Image by ybrain

tDCS For Your Thoughts

South Korea is plagued by both high rates of suicide and social stigmas surrounding mental health treatment, a situation that makes treating depression challenging. Ybrain, a local startup, has developed a product that they're hoping will help turn the tide: Mindd, a headband that delivers transcranial direct current stimulation (tDCS) to the frontal lobe.

Decreased activity in the brain's frontal lobe is associated with depression. Therefore, the headband delivers a small stream of electricity to the region, to stimulate the area. The electricity is conducted through a saline-soaked absorbent pad that touches the forehead during treatment. About 20 percent of the electrical waves Mindd generates reach the brain.

Part of the appeal of this device is that it can be used at home, which might help patients avoid the stigma of mental health treatments. However, it does store data from users which is sent automatically to their doctor, including records of when they received the electricity therapy, what hours they slept, and their physical activity levels — all via a smartphone app. Ideally, doctors could use this data to monitor the well-being of their patients and incrementally improve their treatment regimens.

“By objectively recording everyday health markers that were previously reliant on the subjective memory of the patient, we hope to improve the quality of medical treatments,” Ybrain’s founding CEO Lee Ki-won told The Korea Herald.

Image Credit: Ybrain

The Mindd headband is very lightweight at only 150 grams (0.03 ounces). Wearers feel a slight tingling as they use the device, but it is not painful or uncomfortable. Clinical trials are now underway at Harvard Medical School, and the headband has so far been used in 12 hospitals in South Korea. As of now, the treatment has not caused any reported side effects and has been shown to be effective.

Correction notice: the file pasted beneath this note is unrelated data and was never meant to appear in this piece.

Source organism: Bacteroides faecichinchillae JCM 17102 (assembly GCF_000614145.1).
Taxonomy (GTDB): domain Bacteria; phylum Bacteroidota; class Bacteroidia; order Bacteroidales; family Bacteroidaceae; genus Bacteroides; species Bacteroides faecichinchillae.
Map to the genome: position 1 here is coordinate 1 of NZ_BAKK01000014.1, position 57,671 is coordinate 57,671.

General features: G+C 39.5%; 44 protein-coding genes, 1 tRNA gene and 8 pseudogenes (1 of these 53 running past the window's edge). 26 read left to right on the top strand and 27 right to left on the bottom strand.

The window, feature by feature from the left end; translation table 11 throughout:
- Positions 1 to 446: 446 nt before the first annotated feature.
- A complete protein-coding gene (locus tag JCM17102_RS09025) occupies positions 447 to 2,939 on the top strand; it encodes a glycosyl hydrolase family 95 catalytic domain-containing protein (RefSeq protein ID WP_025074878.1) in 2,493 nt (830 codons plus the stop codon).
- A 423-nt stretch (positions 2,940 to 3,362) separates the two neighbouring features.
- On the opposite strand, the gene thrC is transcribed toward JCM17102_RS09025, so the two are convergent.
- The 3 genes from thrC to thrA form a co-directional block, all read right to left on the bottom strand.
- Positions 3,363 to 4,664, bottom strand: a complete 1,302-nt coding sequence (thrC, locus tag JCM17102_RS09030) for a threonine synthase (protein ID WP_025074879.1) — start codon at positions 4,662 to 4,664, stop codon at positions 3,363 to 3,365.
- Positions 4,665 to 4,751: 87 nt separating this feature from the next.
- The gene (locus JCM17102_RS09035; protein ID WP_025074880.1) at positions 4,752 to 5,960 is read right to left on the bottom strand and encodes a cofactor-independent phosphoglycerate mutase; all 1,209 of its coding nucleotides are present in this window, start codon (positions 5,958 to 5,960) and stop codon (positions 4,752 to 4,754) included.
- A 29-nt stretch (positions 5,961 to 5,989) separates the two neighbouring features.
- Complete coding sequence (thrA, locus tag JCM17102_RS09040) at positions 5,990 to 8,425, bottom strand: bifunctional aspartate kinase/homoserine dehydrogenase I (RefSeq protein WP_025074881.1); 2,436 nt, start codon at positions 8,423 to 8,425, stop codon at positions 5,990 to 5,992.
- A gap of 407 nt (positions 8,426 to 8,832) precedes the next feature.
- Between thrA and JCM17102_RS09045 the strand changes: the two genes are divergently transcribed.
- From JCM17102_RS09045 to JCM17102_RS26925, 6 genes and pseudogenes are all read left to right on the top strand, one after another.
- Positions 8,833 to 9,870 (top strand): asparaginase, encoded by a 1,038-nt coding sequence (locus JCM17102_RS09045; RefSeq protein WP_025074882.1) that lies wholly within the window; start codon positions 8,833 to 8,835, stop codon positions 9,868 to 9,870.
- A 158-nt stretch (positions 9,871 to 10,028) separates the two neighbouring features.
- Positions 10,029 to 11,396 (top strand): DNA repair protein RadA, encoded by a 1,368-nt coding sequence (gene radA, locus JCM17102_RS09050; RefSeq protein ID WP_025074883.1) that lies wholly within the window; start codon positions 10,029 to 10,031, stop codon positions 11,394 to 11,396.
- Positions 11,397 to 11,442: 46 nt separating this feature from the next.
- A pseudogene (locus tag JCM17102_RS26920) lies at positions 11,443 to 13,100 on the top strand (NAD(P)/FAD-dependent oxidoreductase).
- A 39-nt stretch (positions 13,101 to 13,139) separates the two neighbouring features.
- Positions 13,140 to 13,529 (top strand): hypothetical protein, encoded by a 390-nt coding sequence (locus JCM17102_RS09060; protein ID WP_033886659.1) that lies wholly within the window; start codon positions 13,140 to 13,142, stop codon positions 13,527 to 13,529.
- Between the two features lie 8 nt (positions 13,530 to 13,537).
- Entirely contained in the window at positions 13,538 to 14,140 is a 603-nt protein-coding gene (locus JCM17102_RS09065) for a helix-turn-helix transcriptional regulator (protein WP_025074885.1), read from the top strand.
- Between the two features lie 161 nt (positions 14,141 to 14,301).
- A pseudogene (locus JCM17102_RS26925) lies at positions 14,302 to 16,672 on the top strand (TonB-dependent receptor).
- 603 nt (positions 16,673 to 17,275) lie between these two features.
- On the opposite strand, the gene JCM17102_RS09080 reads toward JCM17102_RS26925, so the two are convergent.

Ybrain's Startup Health Technology

Ybrain is among the current wave of startups that are focused on health-related technologies all over the world. Startups are developing smart drugs, nootropic stacks, gene therapies, smart tampons, three parent babies, and maybe even eternal youth. Ybrain has been around since 2013 when three engineers from Korea Advanced Institute of Science and Technology teamed up with the aim of developing wearable devices capable of treating mental disorders including Alzheimer’s disease and depression.

Four years later, Ybrain has raised 10.2 billion won ($9 million), making the commercialized version of Mindd possible. The results from the clinical trials are promising, although tDCS is still in its early stages as a treatment. Ybrain hopes to bring the device and its app to the American public in 2019.

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